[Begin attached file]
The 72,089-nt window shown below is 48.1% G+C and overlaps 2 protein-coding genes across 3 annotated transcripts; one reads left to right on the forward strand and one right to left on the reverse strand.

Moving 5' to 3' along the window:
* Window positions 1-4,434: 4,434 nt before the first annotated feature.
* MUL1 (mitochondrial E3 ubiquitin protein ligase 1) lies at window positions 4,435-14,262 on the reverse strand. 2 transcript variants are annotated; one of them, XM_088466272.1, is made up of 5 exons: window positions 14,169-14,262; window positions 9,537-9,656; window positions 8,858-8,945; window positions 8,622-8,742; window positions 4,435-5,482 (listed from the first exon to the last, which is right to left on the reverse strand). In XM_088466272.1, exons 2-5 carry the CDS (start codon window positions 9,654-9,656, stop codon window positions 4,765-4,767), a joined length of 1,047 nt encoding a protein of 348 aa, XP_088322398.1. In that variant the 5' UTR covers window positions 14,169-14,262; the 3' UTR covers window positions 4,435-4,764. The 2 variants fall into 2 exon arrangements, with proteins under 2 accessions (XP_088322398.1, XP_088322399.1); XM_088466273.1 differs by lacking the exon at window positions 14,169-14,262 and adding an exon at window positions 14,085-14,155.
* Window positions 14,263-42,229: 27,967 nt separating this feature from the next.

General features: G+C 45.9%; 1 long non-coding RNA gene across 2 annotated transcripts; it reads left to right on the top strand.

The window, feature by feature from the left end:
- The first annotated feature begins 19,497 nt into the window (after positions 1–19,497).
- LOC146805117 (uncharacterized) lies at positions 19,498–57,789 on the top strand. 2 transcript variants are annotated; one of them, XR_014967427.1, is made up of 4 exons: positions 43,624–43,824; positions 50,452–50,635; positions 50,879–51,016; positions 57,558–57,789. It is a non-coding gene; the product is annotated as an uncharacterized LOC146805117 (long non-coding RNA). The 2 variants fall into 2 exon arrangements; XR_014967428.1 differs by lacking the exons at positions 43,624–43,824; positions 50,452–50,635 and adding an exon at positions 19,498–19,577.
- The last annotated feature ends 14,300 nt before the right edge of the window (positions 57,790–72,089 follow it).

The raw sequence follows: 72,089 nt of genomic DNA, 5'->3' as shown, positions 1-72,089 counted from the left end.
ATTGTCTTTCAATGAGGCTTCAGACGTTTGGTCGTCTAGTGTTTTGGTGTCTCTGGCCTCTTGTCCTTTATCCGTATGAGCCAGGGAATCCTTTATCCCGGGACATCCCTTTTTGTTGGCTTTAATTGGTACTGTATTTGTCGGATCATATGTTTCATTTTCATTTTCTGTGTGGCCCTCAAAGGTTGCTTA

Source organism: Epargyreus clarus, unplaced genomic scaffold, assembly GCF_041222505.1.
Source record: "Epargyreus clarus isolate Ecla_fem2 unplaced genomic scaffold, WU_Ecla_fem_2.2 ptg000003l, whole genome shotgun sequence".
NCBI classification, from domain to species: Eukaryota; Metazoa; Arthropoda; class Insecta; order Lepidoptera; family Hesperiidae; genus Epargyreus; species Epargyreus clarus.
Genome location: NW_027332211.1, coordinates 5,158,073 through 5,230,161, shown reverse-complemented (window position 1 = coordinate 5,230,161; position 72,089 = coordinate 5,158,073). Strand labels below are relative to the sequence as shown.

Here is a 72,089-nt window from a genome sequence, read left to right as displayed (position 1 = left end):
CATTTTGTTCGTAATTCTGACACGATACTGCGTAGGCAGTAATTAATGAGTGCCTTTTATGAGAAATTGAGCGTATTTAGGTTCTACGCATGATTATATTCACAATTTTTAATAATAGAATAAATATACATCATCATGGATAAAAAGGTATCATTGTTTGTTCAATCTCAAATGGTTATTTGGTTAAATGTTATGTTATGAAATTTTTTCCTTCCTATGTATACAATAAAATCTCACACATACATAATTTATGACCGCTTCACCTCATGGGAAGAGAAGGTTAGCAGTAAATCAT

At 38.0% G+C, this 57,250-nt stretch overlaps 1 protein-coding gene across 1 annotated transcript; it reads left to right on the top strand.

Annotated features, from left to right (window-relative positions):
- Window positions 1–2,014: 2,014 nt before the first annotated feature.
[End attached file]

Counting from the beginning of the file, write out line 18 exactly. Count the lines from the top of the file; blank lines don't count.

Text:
CATTTTGTTCGTAATTCTGACACGATACTGCGTAGGCAGTAATTAATGAGTGCCTTTTATGAGAAATTGAGCGTATTTAGGTTCTACGCATGATTATATTCACAATTTTTAATAATAGAATAAATATACATCATCATGGATAAAAAGGTATCATTGTTTGTTCAATCTCAAATGGTTATTTGGTTAAATGTTATGTTATGAAATTTTTTCCTTCCTATGTATACAATAAAATCTCACACATACATAATTTATGACCGCTTCACCTCATGGGAAGAGAAGGTTAGCAGTAAATCAT